In a story published by the Daily Business Review, Edward G. Guedes, who chairs the firm’s appellate practice group, discussed what might be the largest U.S. mass tort in history, which alleges 3M failed to adequately warn veterans and military personnel of the alleged flaws of its Combat Arms CAEv2 earplugs. Ed commented on whether a U.S. Army sergeant’s $12 million punitive damages award, in relation to the $800,000 in compensatory damages awarded, is excessive. Ed discusses the ratio of punitive damages to compensatory damages in the context of key U.S. Supreme Court precedents.
“Here, the ratio appears to be around 15 to one, which raises an eyebrow, so to speak, but doesn’t scream denial of due process,” Ed said in an email. “It’s possible that there was sufficient evidence of extremely egregious conduct on the part of 3M that would help support the greater than single-digit ratio.”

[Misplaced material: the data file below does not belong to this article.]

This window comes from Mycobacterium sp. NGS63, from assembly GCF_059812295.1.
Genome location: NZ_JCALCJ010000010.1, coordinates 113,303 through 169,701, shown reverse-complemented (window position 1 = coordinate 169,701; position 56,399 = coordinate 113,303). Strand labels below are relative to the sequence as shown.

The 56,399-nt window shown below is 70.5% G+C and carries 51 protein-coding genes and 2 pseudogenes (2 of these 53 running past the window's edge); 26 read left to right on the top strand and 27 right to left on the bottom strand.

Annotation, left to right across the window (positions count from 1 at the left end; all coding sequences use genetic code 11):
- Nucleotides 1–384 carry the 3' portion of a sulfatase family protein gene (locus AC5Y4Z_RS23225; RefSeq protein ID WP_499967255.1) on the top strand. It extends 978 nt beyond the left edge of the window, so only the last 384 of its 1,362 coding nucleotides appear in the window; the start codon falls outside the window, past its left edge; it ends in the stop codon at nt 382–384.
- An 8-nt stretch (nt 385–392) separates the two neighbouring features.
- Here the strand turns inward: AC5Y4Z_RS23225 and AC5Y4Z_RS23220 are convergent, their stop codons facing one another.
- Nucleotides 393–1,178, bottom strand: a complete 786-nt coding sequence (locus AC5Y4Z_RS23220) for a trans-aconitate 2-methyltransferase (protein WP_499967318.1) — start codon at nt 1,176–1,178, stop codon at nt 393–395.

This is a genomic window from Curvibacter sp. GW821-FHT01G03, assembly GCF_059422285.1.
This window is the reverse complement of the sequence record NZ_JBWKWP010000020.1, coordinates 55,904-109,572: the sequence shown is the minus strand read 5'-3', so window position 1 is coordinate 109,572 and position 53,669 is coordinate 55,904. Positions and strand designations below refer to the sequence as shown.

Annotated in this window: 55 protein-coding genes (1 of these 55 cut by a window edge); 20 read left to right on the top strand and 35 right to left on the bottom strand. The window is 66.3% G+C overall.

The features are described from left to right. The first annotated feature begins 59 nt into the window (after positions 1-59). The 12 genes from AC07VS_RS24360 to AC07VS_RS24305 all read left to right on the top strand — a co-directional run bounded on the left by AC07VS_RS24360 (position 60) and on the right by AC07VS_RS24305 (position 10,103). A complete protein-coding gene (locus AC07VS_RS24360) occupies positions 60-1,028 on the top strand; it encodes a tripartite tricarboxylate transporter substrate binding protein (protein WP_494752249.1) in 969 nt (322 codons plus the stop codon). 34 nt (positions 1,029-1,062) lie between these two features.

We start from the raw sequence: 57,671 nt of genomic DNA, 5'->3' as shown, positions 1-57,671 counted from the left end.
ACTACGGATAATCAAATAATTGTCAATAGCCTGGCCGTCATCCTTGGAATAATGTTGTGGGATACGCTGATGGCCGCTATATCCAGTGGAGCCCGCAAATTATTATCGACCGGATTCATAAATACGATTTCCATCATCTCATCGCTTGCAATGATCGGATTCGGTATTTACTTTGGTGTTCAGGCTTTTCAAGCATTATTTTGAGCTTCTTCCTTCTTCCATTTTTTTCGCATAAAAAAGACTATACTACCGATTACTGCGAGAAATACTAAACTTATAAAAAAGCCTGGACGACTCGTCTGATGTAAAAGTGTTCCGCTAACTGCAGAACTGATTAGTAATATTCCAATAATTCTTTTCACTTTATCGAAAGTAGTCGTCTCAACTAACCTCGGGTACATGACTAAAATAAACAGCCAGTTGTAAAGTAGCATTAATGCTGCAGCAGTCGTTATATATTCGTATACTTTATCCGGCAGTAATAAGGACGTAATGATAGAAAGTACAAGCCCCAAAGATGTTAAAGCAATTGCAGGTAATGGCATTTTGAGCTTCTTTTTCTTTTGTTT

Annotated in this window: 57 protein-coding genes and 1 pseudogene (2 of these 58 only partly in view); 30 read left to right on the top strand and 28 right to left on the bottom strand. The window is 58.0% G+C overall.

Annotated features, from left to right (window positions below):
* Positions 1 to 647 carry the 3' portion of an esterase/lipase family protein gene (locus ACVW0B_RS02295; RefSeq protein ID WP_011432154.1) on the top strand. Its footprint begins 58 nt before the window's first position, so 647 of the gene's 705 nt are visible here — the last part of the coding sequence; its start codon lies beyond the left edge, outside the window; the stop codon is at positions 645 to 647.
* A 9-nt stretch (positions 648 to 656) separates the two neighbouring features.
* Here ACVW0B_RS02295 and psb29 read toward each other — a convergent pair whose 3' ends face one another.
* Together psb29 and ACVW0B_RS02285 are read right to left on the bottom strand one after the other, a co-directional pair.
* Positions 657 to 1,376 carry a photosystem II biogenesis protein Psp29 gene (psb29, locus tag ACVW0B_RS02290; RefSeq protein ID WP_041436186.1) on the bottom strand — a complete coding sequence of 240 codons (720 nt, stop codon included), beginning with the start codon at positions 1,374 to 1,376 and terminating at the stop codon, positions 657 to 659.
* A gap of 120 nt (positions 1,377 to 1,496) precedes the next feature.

Ed further explained the question is not whether the compensatory damages were low, but if the punitive damages are excessively high, referencing Supreme Court rulings Pacific Mutual Life Ins. Co. v. Haslip and BMW of North America v. Gore. In the former case, the ratio of punitive damages to compensatory damages was roughly four to one, and the highest court in the country upheld it, Ed said. However, in the latter, the ratio was 500 to one, and was deemed constitutionally defective by the U.S. high court.
So far, juries have ruled in favor of the plaintiffs in four separate trials. In one of the prior trials, the ratio of punitive to compensatory damages was about nine to one, which Ed said is less potentially objectionable “from a due process perspective,” because it is a single-digit ratio.